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Report Calls 2017 the Best Year Ever for Health Insurers, Despite Changes

Allison Inserro
An analysis from the Kaiser Family Foundation of the 2017 financial performance of health insurers found that last year was their best year selling individual-market health insurance since the Affordable Care Act was put into place, even without the cost-sharing subsidies that they lost in the fourth quarter.
An analysis from the Kaiser Family Foundation (KFF) of the 2017 financial performance of health insurers found that last year was their best year selling individual-market health insurance since the Affordable Care Act (ACA) was put into place, even without the cost-sharing subsidies that they lost in the fourth quarter.

The findings suggest that insurers, on average, priced their plans adequately last year, the report said. The analysis is based on insurer-reported financial data, including information from the National Association of Insurance Commissioners.

KFF used 2 different financial indicators to come up with their findings:
  • The average share of health premiums paid out in claims, also known as the medical loss ratio, fell to 82% in 2017 from 96% in 2016 and 103% in 2015. KFF has said previously that in the first year or 2 of the ACA, insurers had very little information to work with about the population they would be covering and did not price their premiums accordingly.
  • Average premiums collected in excess of claims (or gross margins) reached $79 in 2017 per member per month, up from $14 in 2016 and –$9 in 2015. Positive margins do not necessarily translate into profitability because they do not account for administrative expenses, KFF said.
In addition, premiums per enrollee grew 22% from 2016 to 2017, while per person claims grew only 5%, further helping profitability.

The ACA required insurers to guarantee access to coverage for patients with pre-existing conditions and cover those conditions in the early years of the law in 2014 and 2015. Previously, before the ACA, insurers could excude coverage and services for people with pre-existing conditions, which was a less expensive way of doing business.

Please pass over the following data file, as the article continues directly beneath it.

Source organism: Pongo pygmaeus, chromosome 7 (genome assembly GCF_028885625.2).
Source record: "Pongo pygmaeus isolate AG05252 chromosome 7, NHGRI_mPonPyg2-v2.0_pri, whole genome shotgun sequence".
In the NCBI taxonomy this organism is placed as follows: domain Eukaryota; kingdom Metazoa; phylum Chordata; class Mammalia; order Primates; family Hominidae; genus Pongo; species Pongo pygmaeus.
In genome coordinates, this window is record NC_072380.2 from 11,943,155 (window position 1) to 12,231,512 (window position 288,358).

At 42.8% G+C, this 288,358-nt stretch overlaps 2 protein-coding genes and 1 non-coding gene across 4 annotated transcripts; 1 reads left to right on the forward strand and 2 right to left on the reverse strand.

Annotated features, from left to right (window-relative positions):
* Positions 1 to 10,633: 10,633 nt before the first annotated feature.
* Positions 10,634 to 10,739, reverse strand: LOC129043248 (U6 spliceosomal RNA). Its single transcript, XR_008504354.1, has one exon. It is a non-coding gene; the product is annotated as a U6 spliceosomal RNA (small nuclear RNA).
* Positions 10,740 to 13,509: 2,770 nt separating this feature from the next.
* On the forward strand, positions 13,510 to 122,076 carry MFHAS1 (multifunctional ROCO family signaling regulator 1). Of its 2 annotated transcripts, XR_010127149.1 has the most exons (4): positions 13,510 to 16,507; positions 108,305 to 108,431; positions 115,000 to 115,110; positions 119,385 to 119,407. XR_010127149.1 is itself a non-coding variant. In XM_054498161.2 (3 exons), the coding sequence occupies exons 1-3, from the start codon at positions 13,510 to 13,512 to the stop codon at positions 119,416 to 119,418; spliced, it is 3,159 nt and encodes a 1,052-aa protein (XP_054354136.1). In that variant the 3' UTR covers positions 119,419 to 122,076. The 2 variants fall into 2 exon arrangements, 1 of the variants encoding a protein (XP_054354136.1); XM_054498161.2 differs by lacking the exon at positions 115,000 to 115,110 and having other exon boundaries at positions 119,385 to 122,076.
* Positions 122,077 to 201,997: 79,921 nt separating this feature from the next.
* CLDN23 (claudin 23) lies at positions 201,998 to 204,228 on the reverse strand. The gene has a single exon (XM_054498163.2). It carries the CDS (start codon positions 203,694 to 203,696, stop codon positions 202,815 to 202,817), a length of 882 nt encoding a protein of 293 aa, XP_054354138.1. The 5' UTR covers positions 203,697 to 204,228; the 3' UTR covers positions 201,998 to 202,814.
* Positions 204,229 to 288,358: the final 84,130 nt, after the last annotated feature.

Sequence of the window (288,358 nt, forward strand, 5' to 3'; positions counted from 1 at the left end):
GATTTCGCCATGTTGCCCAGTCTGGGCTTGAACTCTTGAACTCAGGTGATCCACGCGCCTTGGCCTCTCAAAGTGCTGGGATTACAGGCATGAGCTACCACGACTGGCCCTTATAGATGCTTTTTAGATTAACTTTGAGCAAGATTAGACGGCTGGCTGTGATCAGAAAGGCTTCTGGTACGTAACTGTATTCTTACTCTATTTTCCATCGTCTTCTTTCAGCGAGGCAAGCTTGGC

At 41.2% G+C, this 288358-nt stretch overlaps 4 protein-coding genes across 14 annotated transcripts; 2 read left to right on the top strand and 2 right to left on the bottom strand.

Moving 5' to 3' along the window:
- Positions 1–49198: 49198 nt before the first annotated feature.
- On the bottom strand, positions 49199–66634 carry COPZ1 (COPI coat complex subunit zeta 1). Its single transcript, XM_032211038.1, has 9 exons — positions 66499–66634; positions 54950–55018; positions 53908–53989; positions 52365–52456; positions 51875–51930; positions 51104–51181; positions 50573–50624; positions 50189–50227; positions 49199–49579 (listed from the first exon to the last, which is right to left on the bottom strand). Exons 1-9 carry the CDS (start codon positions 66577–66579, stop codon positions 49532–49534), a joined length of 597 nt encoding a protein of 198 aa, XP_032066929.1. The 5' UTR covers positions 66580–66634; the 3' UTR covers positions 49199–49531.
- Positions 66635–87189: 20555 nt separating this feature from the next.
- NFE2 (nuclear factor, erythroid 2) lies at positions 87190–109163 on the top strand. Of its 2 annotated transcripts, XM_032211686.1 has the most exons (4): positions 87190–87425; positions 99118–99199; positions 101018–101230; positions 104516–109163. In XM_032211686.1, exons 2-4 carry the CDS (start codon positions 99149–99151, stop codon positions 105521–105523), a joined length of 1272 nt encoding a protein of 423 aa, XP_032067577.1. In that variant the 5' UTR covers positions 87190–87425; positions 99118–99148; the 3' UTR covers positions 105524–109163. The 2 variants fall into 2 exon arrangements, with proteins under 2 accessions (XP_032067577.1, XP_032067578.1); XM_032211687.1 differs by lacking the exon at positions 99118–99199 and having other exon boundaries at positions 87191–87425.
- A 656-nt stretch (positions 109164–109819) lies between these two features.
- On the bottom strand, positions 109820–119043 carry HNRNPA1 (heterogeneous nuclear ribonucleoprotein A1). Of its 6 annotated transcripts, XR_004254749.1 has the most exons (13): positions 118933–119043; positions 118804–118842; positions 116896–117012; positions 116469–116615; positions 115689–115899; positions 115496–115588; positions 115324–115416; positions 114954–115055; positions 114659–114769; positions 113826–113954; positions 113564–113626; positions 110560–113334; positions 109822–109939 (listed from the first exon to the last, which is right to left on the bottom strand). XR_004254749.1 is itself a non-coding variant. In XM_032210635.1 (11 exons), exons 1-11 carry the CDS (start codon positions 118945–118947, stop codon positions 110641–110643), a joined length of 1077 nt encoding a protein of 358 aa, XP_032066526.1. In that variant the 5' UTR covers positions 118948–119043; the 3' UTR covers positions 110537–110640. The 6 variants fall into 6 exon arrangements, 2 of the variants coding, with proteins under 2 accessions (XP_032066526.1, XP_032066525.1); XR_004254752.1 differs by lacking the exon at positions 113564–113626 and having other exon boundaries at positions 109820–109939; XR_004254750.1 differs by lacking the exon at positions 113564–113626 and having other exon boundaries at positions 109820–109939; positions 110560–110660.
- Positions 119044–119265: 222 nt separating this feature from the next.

KFF said 2018 and 2019 presents new challenges, given changes made during recent months by the Trump administration, including:
  • The decision to stop making cost-sharing subsidy payments to insurers effective October 12, 2017. The loss of these payments during the fourth quarter of 2017 diminished profits, but still, insurers saw better financial results in 2017 than they did in the earlier years of the ACA.
  • The repeal of the individual mandate penalty as part of the December 2017 tax reform legislation. The repeal will take effect in 2019.
  • Proposed regulations to expand loosely regulated short-term insurance plans, which could siphon off healthy enrollees from the ACA-regulated individual market. These changes will increase uncertainty for insurers and likely push premiums higher.
KFF said these changes and political uncertainties are driving up premiums and potentially pricing out healthy consumers.

It is likely that insurers would generally have required only modest premium increases in 2018 and in 2019 as well if the administration had not made these changes, KFF claimed. Insurers are looking to file proposed rates for 2019, and in some parts of the country, individual markets are fragile, with little competition and an insufficient number of healthy enrollees to balance out the unhealthy.

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